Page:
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Discussion Starter · #1 ·
Hi, what can i do to improve the stock brakes. Truck is not used much but I had a full load and stopping or lack there of surprised me.

thanks
 

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If you have 17" wheels you can always go gen 3 conversion. All you need is 17" wheel for clearance. Gen 3 brake bracket pads and rotor. As stated above if you have drum disk conversion in the back would help a lot.


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Does your truck have the same front axle as the '00+ trucks or the 98-early 99? If you've got the later front end, you can upgrade to 3rd gen brakes. http://www.cumminsforum.com/forum/98-5-02-non-powertrain/144348-3rd-gen-front-brakes-2nd-gen.html. This is my plan for my truck when the time comes.

If you've got the older front end, you're pretty much stuck with doing pad, rotor, and fluid upgrades. Stay away from drilled rotors as they can crack, and many aggressive pads require warm-up time before they'll grab properly.

And like BlackedOut mentioned, if the rest of the truck "isn't there", it's not gonna perform like normal. Make sure the rest of your truck is in good shape (tires & suspension) or else more braking force isn't gonna help... but I can definitely relate with feeling like this truck will take days to stop, especially after I've been driving my track car with damn boat anchors at each wheel.
 
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Making sure everything is working properly is important. That being the hydro-boost system is OK (change the fluid to synthetic is helpful), make sure the rear brake proportioning valve is OK, make sure you dont have any leaking rear drum seals or cylinders, and make sure the brake fluid isn't black or showing signs of condensation buildup. Also, not knowing what size tires you have, bigger than stock tires will always reduce braking ability.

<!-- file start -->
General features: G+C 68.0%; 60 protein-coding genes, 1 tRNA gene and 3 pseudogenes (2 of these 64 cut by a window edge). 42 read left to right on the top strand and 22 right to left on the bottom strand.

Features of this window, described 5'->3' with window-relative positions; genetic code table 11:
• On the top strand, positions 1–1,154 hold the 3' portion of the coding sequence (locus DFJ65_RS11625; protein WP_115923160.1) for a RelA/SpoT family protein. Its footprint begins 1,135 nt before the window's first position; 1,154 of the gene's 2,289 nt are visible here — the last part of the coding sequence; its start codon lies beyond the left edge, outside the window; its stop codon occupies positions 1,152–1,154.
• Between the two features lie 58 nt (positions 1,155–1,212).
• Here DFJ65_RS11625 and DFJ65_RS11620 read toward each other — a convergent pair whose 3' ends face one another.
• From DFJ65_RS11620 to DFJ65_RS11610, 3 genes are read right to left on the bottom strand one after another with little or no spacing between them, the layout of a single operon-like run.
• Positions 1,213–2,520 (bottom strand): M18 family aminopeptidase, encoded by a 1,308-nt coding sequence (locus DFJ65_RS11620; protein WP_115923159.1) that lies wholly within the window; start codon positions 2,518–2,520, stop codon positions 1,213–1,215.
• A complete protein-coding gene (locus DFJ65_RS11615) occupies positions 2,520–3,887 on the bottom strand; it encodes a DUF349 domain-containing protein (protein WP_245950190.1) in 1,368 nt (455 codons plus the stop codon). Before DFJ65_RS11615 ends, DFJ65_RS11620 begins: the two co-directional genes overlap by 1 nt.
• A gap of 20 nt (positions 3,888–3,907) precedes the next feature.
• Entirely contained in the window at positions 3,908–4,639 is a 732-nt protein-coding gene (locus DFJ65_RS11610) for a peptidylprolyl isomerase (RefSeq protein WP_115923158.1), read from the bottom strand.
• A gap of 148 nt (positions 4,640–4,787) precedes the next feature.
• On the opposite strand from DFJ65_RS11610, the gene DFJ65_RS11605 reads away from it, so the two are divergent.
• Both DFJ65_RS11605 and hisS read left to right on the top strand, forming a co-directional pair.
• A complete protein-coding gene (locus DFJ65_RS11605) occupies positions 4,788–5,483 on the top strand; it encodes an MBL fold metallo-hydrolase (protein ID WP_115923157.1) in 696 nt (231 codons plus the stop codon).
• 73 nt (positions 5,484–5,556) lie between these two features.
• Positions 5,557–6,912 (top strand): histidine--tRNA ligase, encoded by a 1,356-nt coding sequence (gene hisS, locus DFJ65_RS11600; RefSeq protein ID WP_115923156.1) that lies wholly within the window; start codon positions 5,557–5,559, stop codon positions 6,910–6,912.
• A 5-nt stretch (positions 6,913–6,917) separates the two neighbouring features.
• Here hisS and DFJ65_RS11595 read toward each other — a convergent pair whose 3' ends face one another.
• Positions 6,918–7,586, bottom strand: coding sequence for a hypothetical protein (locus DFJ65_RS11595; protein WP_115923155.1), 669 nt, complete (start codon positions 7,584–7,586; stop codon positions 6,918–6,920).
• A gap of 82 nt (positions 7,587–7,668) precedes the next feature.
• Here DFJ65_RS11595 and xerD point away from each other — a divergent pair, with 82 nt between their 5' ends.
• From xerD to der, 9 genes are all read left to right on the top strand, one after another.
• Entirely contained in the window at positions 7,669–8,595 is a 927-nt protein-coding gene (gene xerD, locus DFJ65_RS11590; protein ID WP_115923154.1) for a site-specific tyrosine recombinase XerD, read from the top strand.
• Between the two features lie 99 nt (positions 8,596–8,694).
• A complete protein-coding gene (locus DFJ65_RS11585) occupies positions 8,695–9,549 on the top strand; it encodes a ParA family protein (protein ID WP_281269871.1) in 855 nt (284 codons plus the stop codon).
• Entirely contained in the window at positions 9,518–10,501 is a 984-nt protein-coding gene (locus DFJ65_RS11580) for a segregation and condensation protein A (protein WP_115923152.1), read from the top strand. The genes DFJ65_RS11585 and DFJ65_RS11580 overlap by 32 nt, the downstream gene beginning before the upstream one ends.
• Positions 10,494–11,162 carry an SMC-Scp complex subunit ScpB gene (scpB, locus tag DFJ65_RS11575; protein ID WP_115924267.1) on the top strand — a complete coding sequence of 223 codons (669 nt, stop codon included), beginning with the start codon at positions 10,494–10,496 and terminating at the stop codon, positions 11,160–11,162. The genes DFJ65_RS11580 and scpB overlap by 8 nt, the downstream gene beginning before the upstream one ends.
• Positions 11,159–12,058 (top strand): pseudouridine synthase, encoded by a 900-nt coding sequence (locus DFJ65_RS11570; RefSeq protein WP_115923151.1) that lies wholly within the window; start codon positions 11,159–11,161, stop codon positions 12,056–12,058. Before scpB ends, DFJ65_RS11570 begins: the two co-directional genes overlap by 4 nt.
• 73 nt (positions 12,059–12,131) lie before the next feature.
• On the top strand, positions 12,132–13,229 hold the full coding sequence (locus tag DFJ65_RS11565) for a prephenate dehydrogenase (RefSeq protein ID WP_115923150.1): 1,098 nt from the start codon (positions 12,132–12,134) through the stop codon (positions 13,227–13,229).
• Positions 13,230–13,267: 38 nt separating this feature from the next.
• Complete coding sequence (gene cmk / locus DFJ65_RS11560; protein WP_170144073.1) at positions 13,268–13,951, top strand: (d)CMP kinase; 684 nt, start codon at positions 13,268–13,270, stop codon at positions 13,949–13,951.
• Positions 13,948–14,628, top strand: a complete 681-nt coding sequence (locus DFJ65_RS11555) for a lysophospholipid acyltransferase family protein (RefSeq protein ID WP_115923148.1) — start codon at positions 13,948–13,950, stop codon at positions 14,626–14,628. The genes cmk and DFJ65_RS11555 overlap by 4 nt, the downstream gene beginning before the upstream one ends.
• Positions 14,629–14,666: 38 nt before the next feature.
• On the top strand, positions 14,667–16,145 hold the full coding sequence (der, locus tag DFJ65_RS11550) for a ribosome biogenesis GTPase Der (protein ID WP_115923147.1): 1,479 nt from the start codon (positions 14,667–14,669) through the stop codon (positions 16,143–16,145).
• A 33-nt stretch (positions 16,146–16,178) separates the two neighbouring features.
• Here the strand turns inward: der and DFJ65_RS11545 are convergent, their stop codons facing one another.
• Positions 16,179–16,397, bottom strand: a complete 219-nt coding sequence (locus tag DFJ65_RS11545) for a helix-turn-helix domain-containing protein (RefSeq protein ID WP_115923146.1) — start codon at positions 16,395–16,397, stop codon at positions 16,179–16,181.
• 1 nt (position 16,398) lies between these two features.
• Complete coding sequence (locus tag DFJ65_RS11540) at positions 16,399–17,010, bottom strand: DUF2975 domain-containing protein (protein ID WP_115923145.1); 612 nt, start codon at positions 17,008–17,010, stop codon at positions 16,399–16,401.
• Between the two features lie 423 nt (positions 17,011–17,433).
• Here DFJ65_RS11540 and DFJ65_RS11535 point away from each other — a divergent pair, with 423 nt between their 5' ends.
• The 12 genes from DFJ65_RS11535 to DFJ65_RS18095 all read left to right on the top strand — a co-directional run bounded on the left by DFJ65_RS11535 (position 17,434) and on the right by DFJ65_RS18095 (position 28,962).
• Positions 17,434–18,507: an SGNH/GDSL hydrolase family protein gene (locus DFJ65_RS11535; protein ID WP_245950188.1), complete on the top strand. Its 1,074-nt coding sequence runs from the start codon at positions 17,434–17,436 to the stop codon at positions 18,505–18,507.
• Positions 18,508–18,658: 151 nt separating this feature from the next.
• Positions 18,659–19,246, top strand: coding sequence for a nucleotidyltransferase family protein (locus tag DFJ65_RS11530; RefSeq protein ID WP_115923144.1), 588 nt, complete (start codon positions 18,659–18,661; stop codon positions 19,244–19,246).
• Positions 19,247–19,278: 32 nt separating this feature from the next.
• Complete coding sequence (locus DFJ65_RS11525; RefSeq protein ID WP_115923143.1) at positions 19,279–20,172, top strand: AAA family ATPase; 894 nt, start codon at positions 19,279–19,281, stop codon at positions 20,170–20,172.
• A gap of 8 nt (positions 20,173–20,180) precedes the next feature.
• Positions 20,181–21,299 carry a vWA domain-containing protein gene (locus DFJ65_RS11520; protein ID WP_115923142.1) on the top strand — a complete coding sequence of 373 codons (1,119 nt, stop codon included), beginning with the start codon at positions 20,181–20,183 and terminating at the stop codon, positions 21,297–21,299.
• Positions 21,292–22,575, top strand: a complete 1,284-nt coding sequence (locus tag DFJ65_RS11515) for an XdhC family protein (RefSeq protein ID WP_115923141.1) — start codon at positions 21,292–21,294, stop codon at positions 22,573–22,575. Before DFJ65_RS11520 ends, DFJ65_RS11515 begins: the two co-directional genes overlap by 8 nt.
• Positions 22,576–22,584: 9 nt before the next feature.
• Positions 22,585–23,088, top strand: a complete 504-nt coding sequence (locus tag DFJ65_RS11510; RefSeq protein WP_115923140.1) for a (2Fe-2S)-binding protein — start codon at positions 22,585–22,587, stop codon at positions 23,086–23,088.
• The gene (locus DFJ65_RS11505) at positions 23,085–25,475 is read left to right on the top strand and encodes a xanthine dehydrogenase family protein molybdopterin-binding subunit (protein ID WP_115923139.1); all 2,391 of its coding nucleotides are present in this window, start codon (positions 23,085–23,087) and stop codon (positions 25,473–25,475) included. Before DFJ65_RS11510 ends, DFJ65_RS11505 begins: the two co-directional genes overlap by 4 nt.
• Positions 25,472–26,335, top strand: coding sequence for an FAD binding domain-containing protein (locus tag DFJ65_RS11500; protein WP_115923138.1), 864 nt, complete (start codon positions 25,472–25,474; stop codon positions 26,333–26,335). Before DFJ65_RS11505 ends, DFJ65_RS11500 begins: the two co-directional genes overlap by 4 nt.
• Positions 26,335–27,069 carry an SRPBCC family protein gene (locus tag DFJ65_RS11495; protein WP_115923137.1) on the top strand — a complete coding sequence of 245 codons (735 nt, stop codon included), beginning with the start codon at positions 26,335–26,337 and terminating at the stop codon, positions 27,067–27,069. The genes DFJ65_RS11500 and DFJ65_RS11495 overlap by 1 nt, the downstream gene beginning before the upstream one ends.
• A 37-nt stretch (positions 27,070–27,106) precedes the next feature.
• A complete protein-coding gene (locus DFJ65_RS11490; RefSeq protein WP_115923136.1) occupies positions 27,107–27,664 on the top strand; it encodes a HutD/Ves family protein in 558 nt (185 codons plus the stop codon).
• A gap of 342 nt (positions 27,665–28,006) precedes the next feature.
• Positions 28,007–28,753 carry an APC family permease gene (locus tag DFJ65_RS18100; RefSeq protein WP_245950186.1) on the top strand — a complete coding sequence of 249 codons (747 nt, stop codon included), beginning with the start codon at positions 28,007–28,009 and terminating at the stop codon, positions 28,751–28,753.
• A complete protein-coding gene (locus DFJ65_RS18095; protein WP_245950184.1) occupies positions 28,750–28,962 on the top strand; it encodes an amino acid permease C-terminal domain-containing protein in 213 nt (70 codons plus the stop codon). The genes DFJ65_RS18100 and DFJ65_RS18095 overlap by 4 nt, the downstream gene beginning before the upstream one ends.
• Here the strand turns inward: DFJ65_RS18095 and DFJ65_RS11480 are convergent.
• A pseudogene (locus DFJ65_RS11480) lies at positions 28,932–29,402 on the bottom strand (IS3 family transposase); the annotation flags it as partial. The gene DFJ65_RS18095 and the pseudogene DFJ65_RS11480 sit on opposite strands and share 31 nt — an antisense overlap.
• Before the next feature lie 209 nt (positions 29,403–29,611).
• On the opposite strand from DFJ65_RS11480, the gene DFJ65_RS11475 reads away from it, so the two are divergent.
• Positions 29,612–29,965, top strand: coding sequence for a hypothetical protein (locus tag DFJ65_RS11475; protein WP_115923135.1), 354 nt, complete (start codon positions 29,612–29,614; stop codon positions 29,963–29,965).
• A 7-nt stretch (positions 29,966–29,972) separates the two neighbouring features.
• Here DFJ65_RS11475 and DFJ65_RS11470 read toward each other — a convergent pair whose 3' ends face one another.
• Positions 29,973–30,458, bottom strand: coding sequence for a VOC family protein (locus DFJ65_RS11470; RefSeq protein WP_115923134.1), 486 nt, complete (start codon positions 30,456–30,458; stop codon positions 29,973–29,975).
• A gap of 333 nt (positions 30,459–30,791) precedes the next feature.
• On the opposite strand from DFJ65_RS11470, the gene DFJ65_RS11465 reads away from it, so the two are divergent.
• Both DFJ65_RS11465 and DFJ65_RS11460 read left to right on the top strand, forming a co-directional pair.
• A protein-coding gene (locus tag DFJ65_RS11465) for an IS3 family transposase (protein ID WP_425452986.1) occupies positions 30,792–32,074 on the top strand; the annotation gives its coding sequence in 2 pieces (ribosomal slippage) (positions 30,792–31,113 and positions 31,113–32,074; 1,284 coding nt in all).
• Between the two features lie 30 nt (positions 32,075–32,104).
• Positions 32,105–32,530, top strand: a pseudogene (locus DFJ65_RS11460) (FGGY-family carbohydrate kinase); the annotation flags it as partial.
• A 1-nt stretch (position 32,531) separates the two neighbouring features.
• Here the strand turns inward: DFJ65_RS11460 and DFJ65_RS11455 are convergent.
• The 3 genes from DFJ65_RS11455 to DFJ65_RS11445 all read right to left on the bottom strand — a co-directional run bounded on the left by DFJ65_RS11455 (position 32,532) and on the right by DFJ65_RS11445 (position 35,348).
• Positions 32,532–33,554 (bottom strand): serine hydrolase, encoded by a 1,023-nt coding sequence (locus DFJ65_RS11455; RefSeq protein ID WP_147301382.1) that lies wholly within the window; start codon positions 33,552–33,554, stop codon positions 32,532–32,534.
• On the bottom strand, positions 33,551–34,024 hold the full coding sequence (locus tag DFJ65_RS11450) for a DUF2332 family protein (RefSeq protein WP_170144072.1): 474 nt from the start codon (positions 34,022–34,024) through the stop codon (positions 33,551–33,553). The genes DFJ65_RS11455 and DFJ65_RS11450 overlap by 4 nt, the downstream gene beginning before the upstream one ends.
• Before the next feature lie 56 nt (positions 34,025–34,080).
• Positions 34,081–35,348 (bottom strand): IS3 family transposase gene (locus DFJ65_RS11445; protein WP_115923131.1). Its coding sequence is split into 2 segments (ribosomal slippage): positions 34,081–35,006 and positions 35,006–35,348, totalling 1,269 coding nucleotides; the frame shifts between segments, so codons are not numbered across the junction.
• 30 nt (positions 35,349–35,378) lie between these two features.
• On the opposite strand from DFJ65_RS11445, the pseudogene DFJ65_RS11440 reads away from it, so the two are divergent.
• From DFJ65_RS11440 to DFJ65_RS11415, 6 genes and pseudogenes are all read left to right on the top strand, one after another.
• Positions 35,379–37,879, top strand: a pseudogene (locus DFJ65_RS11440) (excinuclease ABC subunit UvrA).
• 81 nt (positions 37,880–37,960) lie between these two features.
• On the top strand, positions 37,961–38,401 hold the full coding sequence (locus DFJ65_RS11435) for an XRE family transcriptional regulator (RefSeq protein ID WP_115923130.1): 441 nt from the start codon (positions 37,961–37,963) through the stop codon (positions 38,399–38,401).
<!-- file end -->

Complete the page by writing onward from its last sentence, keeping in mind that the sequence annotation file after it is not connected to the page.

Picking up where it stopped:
The only reasonably cheap upgrade for the rear drum brakes is, as country_hick already mentioned, upgrading to the GM 1 ton brake drum cylinder. I understand that it makes a significant difference and is well worth the investment.

In saying all that, I've never felt that my trucks brakes are inadequate. I'm not hard on them and also I do have an exhaust brake which keeps the mechanical brakes stress and heat down to a minimum while towing. And.....I still have about 1/2 the material left on my front stock brakes with just over 100k miles. :thumbsup:
 

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Discussion Starter · #7 ·
thanks everyone, i'll go with the larger rear cylinder. Am i mistaken but i thought i read somewhere that drum brakes are better then disc' s for pure stopping ability?
 

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thanks everyone, i'll go with the larger rear cylinder. Am i mistaken but i thought i read somewhere that drum brakes are better then disc' s for pure stopping ability?
I'm not sure how true that is.....but there is something to say about drum brakes holding up to wear and tear better than discs. People generally feel that discs are all around better than drums but I think they both have their optimal applications over the other. The arguments for drums always refer to semi trucks still using drums. Actually there are some semi truck disc brakes but they're not very popular. And if anyone thinks brakes on semi's are weak then they are very mistaken. A fully loaded semi can stop surprising fast because of not only the mass of weight holding it to the ground but the air brakes ability to stop those tires.

I like my rear drums. They seem to be doing a very good job in stopping power, and are lasting forever. At their current rate of wear, I'll possibly never have to mess with them, besides every now and then making sure they stay adjusted. Maybe some day when I have no other pending projects, I'll think about getting those 1 ton brake cylinders. :thumbsup: